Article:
Quick Exit

Experiences Shared

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Due to the current situation caused by coronavirus (Covid-19) we have made some changes to Truth Project sessions in person. You can still share your experience with the Truth Project over the phone, in writing, and now through a video call.


All names and identifying details have been changed.

Participants have given us permission to share their experiences.

Carl was sent to a boarding school following a conviction. He describes how he took part in ‘therapy sessions’ run by the principal of the school, Mr Doyle, who made sexual interpretations of everything he said.

The claims made by Mr Doyle made life very difficult for Carl as a teenager and still affect him now – he says he finds it difficult to share the first thing that comes to his mind without ‘over-analysing’ before he speaks.

Mr Doyle claimed that Carl’s sexual associations were entirely subconscious, and Carl began to worry that other people would notice the way he was thinking. He stopped enjoying creating art because this was also analysed for sexual content, as were any dreams that he had.

During the sessions, Mr Doyle would tell Carl that ‘no women would want a creep’ like him. The principal used to put his hands down the front of his own trousers during the ‘analysis’. 

On one occasion Carl and another boy from the school were brought to Mr Doyle’s house for dinner. Mr Doyle took Carl into another room where there was a big dog that he found frightening. Mr Doyle stood behind him and Carl could feel his penis. He says this experience terrified him.

Carl recalls that he used to phone his parents and tell them the things that Mr Doyle was saying to him. This led to arguments with them but eventually Carl’s GP visited the school and concluded that Mr Doyle was a ‘pervert’. Carl’s father agreed to remove Carl from the school.

He describes the profound effect the abuse has had on him. His medical notes from the time state ‘his confidence has been smashed’. He says what happened had ‘a major inhibiting effect on me’ and, at the time, it ‘amplified all of the other aspects of adolescence’.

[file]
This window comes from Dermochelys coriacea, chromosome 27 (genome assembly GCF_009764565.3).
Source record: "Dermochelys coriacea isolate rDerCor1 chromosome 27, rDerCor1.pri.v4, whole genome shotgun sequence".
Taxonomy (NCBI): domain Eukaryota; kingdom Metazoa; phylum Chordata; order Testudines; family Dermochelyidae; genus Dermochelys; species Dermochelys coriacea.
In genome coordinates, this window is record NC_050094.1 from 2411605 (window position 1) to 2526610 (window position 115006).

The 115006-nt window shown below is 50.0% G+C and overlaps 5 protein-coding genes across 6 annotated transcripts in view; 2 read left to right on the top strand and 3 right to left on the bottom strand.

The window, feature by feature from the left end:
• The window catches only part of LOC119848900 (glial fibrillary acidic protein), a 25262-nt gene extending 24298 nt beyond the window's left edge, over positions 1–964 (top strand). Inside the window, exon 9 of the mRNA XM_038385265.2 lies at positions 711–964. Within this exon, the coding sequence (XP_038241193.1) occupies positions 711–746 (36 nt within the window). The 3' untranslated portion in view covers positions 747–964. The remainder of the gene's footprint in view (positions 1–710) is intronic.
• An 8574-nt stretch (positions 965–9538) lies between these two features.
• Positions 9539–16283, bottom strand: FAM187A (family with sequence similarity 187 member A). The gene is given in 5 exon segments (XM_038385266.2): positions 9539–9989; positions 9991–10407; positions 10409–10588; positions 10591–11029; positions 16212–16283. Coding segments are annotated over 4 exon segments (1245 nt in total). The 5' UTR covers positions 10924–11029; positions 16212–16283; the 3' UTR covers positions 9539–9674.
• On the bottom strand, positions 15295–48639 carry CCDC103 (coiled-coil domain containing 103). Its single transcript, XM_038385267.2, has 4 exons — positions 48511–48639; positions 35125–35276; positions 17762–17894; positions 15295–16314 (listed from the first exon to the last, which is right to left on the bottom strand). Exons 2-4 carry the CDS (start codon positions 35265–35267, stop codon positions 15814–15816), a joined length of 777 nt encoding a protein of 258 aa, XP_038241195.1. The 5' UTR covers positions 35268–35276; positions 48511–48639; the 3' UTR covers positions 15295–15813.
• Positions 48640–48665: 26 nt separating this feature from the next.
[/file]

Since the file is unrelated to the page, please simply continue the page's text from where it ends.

The abuse has also impacted on his capacity to have personal relationships. When he was in a relationship with a girl as a teenager and he was ‘jilted’, he reacted very badly and attempted suicide. He was admitted to a mental health facility, which he says led to him becoming more introverted and withdrawn and making another attempt to end his life.

At the time, Carl did not recognise that his problems were due to the sexual and psychological abuse that he had been subjected to. But, he says, when he heard that Mr Doyle had died ‘the relief was palpable’.

He says he still finds it difficult to maintain romantic relationships; he keeps thinking back to Mr Doyle telling him that no woman would ever want him. But he says he feels he is now ‘all right’, adding ‘I have adjusted, I suppose.’ 

Carl wonders how no one in the school could have noticed Mr Doyle’s strange behaviour. He recommends that children who are placed in institutions should have a key worker they can go to in confidence. He feels that he did not have anyone in the institution that he could talk to and when he told his parents, they did not know who they could report it to.

Carl also recommends that those providing psychoanalysis or similar services to young people be subject to checks, to ensure that the treatments offered are beneficial.

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